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Brazil protests: Rousseff and Lula supporters rally amid corruption claims

Bruce Douglas – The Guardian, 03/18/16

At the end of a week of extraordinary political drama, constitutional chaos and massive anti-government protests, supporters of Brazilian president Dilma Rousseff and her predecessor, Luiz Inácio Lula da Silva, will rally in cities across the country on Friday.

The Frente Brasil Popular, a network of trade unions, social movements and other organisations sympathetic to the ruling Partido dos Trabalhadores (PT) said it would hold events in 45 cities in defence of democracy and the rights of the working class.

It will mark the first major show of strength by Brazil’s pro-government factions since an estimated 3 million people took to the streets on Sunday to demand the president’s resignation.

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More than a million Brazilians protest against ‘horror’ government

Jonathan Watts – The Guardian, 03/13/2016

More than a million Brazilians have joined anti-government rallies across the country, ramping up the pressure on embattled president Dilma Rousseff.

Already struggling with an impeachment challenge, the worst recession in a century and the biggest corruption scandal in Brazil’s history, the Workers party leader was given another reason to doubt she will complete her four-year term.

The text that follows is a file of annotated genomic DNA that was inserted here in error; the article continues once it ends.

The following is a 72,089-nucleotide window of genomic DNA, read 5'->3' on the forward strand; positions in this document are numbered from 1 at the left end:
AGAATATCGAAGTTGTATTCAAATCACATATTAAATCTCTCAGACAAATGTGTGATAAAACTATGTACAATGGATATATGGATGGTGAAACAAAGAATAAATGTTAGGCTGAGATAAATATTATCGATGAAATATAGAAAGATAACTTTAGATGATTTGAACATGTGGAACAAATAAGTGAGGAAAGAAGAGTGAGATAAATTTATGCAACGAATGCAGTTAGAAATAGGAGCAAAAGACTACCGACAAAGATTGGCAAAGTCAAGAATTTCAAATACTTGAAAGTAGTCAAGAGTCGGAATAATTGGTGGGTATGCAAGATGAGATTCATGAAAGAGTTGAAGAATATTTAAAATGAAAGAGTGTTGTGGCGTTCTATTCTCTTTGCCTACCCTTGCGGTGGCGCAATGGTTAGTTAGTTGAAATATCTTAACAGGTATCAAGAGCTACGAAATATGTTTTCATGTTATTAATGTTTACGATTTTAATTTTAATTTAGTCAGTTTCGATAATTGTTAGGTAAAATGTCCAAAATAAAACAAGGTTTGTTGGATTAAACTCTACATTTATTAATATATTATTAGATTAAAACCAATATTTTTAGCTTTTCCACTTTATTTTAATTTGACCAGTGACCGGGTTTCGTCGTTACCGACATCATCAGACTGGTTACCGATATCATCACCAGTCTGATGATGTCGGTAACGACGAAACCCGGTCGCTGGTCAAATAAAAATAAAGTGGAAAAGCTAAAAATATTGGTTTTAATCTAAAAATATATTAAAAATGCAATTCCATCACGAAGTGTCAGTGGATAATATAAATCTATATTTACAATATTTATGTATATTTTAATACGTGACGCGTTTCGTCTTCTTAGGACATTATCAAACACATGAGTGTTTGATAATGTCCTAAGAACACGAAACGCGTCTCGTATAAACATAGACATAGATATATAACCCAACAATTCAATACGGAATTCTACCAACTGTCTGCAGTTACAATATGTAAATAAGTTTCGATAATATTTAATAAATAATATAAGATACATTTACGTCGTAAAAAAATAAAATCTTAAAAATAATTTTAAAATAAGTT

The demonstrations on Sunday – which reached all 26 states and the federal district – were expected to be bigger than similar rallies last year. The largest took place in São Paulo, where the polling company Datafolha estimated the crowd at 450,000, more than double the number it registered last year.

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Don’t let Brazil become Venezuela

Brian Winter – Americas Quarterly, 03/04/2016

The next 72 hours will be critical to the future of Brazilian democracy. The temporary detention of former President Luiz Inácio Lula da Silva for questioning related to the Petrobras probe is indeed a sign that no one in Brazil is above the law. But it also brings the risk of extreme polarization and even violence – with the leader of the Workers’ Party in Congress already calling for “war,” trade union leaders denouncing a “coup” and Lula’s supporters and opponentsplanning huge nationwide marches throughout the weekend.

Brazil is not Venezuela – it is a large country with robust and functioning democratic institutions, a strong appreciation for pluralism and little recent history of political violence. But it’s also true that Lula is no ordinary politician. He is, rather, a unique symbol in a way that is often difficult for foreigners (and some Brazilians) to appreciate.